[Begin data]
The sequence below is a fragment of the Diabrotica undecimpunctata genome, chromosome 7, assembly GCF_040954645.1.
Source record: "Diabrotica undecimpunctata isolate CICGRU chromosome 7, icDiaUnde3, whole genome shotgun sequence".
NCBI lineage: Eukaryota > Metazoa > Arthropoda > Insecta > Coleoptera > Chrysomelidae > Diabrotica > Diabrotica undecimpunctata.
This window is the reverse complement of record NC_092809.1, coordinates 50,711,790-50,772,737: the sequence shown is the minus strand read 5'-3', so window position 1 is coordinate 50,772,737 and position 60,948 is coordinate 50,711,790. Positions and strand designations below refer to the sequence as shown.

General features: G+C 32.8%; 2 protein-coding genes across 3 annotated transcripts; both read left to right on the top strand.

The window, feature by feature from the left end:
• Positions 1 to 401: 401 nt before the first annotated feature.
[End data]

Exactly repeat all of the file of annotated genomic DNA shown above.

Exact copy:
The sequence below is a fragment of the Diabrotica undecimpunctata genome, chromosome 7, assembly GCF_040954645.1.
Source record: "Diabrotica undecimpunctata isolate CICGRU chromosome 7, icDiaUnde3, whole genome shotgun sequence".
NCBI lineage: Eukaryota > Metazoa > Arthropoda > Insecta > Coleoptera > Chrysomelidae > Diabrotica > Diabrotica undecimpunctata.
This window is the reverse complement of record NC_092809.1, coordinates 50,711,790-50,772,737: the sequence shown is the minus strand read 5'-3', so window position 1 is coordinate 50,772,737 and position 60,948 is coordinate 50,711,790. Positions and strand designations below refer to the sequence as shown.

General features: G+C 32.8%; 2 protein-coding genes across 3 annotated transcripts; both read left to right on the top strand.

The window, feature by feature from the left end:
• Positions 1 to 401: 401 nt before the first annotated feature.